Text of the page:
4. Cystic change

 

Note:

Spindle cell carcinoma can be ruled out by appropriate immunostains. 

Desmoplastic melanoma can closely resemble many sarcomas specially leiomyosarcoma , MPNST and pleomorphic sarcoma (MFH).

Soft tissue lymphoma must be considered in any large round cell tumour in soft tissue.

Criteria of malignancy depends on the cell type:

Smooth muscle tumour  - Presence of  mitoses or necrosis in deep lesions are consistent with  malignancy.

Nerve sheath tumour - Encapsulation and widespread S100 protein positivity are indicative of cellular schwannoma.

Myofibroblastic tumours- pleomorphism, cytologic and mitotic atypia with large nucleoli and necrosis indicate malignancy.

Light microscopy is usually the only useful technique for distinguishing reactive lesions or benign tumours from malignant tumours.

Examples :

Well differentiated liposarcoma may have areas resembling its benign counterpart.

Fibromatosis can be difficult to distinguish from low grade sarcoma.

Histochemistry:

PAS is positive-

-Granular cell tumour

-Epithelial mucin in biphasic synovial sarcoma.

-Glycogen in smooth and skeletal muscle tumour, chondroid tumours and liposarcoma

-Diastase resistant inclusions in alveolar soft part sarcoma.

Alcian blue for sulphated mucin in Myxoid chondrosarcoma.

Masson trichrome - Collagen and muscle

PTAH- Cross striations in rhabdomyosarcoma.

Reticulin- Demonstrate architecture and vascular pattern.

Following tumours may be under- diagnosed as a benign lesions :

Malignant tumours like epithelioid sarcoma, low grade fibromyxoid sarcoma and myxofibrosarcoma, atypical lipomatous tumour and well differentiated leiomyosarcoma.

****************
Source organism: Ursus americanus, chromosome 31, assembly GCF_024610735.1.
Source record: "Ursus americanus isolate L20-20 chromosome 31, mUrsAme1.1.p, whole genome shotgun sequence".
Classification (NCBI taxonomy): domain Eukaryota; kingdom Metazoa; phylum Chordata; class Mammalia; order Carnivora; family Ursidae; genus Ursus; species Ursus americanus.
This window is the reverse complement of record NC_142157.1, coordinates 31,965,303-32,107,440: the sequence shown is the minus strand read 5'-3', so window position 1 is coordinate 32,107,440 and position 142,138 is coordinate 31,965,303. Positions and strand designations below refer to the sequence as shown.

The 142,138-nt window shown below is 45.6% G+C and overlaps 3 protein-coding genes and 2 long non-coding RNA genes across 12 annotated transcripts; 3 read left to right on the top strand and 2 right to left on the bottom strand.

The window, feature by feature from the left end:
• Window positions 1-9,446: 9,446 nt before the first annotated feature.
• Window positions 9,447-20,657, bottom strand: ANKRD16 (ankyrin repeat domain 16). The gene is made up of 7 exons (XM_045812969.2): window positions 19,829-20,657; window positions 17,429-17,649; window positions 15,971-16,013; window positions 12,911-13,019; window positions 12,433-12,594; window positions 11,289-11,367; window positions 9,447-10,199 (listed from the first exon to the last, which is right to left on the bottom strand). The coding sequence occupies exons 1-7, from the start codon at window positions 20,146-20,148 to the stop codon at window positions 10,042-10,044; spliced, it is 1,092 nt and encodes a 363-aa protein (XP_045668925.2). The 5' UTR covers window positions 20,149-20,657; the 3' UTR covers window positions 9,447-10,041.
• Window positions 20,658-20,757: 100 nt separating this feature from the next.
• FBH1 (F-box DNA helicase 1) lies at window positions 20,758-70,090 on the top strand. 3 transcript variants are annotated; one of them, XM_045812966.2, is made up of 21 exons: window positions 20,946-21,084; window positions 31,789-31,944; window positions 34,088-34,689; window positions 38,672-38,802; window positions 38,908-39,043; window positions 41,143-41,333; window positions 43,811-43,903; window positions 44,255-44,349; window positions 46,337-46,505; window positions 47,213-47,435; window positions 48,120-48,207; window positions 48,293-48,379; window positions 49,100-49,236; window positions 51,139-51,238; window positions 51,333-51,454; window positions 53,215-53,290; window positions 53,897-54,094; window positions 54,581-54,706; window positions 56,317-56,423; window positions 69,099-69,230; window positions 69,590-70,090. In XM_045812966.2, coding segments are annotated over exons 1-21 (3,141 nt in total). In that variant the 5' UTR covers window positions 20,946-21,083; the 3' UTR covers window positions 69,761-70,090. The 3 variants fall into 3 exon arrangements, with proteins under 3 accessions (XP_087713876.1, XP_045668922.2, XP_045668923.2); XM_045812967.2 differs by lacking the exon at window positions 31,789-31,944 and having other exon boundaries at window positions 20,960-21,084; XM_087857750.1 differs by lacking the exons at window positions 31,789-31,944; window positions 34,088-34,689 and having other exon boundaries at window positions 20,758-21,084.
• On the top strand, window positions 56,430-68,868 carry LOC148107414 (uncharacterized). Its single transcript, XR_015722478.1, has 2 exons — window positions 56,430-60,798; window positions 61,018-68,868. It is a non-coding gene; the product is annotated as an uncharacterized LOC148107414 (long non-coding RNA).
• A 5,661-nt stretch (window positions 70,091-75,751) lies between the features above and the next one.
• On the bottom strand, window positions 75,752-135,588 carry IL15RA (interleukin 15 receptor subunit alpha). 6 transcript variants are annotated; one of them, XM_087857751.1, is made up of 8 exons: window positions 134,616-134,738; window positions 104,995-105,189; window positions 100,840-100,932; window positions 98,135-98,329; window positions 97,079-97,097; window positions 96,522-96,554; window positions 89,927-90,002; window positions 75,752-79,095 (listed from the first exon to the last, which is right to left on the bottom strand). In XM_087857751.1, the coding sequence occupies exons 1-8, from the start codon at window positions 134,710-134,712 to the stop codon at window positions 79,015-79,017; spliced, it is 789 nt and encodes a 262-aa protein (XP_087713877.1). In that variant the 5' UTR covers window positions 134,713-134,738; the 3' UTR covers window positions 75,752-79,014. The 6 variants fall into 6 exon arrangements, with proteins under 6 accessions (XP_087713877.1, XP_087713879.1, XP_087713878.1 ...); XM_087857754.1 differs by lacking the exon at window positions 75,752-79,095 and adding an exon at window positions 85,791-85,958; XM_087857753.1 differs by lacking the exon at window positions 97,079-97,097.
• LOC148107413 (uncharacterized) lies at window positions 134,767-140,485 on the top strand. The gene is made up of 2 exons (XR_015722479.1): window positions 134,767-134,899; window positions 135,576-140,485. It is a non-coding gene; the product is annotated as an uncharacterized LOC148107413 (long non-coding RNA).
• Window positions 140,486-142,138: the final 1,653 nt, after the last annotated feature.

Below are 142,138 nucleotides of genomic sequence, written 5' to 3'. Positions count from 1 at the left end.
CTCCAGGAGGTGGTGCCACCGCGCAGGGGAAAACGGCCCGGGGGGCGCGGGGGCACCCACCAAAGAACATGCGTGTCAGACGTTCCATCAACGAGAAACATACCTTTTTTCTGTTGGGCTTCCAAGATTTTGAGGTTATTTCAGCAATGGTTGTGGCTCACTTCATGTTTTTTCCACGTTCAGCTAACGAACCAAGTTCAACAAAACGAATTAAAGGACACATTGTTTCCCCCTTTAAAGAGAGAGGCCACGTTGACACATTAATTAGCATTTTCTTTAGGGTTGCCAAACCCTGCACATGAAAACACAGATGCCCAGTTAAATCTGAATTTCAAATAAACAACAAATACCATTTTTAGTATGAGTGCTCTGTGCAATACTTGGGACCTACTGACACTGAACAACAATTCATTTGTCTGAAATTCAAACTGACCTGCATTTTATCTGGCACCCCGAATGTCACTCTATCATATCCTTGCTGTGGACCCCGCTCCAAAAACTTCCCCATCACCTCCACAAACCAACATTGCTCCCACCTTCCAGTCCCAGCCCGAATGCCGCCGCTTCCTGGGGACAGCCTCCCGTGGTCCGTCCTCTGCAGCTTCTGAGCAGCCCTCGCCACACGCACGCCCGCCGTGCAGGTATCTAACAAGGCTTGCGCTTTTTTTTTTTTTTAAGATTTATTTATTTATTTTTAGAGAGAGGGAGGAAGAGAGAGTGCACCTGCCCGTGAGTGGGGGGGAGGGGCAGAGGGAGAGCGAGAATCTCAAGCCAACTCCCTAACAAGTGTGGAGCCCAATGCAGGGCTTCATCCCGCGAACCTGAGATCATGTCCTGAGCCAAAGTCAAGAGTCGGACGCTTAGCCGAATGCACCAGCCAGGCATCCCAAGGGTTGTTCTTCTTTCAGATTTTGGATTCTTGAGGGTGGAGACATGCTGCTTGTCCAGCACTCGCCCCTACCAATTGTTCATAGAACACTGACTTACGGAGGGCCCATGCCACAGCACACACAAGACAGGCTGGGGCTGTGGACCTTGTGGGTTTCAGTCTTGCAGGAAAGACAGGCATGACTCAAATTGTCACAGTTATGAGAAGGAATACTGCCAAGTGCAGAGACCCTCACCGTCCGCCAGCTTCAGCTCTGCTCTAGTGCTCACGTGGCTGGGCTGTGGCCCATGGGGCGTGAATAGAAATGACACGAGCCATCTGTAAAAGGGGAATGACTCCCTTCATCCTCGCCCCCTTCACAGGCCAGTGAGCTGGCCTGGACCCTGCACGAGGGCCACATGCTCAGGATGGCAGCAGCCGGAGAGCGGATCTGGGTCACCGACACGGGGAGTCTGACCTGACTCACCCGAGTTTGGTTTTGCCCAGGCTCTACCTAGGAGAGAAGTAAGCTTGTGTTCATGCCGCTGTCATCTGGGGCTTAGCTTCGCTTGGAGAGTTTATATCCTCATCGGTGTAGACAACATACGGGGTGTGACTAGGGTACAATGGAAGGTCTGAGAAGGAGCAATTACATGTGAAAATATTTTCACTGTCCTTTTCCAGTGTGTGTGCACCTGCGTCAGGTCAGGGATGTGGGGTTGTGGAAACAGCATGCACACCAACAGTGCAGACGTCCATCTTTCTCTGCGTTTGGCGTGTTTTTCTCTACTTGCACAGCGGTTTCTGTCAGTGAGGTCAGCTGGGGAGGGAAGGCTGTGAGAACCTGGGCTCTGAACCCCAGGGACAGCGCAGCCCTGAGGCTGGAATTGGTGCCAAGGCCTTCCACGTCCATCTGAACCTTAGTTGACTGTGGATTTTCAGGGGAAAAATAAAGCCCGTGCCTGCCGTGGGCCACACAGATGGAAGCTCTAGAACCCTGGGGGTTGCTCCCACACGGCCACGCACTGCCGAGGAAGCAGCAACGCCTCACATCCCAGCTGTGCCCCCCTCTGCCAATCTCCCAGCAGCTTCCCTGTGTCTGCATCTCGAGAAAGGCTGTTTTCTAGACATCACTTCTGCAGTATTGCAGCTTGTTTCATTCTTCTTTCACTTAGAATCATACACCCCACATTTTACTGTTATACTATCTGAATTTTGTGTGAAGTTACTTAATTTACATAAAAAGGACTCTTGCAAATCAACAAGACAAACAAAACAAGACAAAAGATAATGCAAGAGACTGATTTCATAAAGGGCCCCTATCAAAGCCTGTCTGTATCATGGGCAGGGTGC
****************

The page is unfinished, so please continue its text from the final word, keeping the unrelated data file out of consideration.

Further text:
This may be avoided by:

1. Careful assessement of architecture, cytological character, tumour stromal interphase and associated reaction ;

2. Immunohistochemical findings ;

3. Awareness of other diagnostic possibilities.


Following reactive soft tissue lesion may be overdiagnosed as sarcomas:

Nodular fasciitis and its variants ;

Proliferative fasciitis;

Proliferative myositis;  

Myositis ossificans,

Fracture callus.

Immunohistochemistry:

Cytokeratin- (EMA and pancytokeratin) -Epithelial marker.

Desmin, smooth muscle actin display muscle differentiation.

CD31 and von Willebrand factor- vascular marker

LCA, B and T cells markers - Lymphoid Tumour Marker

S100 protein - Demonstrate neural, adipocytic, and cartilaginous differentiation.

HMB45 - Demonstrate  clear cell sarcoma and angiomyolipoma.

CD99, neuron specific enolase, (NSE) and PGP 9.5- primitive neuroectodermal tumours/Ewing's sarcoma.

CD34- dermatofibrosarcoma protuberans and solitary fibrous tumour

Myoglobin- Display skeletal muscle differentiation.

 

Soft Tissue Tumour Online

Classification of Soft Tissue Tumour

Grading of soft tissue tumours

Gross examination of soft tissue specimen

Lipomatous tumours

Neural tumours

Myogenic tumours

Vascular tumours

Fibroblastic/Myofibroblastic tumours

Myofibroblastic tumours

Fibrohistiocytic tumours

ChondroOsseous tumours

Soft Tissue Tumours of Uncertain Differentiation 

Notochordal Tumour - Chordoma

 

 

 

 

Dr Sampurna Roy  MD

Consultant  Histopathologist (Kolkata - India)


 

 

Histopathology-India.net

 

Pathopedia-India.com

 

Surgical Pathology.com

 

Pathology-India.com

 

Dermpath-India

 

Infectious Disease Online

 

Pathology Quiz Online 

 

Paediatric Pathology Online

 

Pancreatic Pathology Online

 

Paraganglioma-Online

 

Endocrine Pathology Online

 

Eye Pathology Online

 

Ear Pathology Online

 

Cardiac Path Online

 

Pulmonary Pathology Online

 

Lung Tumour Online

 

Mesothelioma-Online

 

Nutritional Pathology Online

 

Environmental Pathology Online

 

Soft Tissue Tumour Online

 

GI Path Online-India

 

Gallbladder Pathology Online

 

E-book - History of Medicine  

 

Microscope - Seeing the Unseen

 

 roypath.in

 

 

Disclaimer

Privacy Policy  

Advertising Policy

Copyright 2017  histopathology-india.net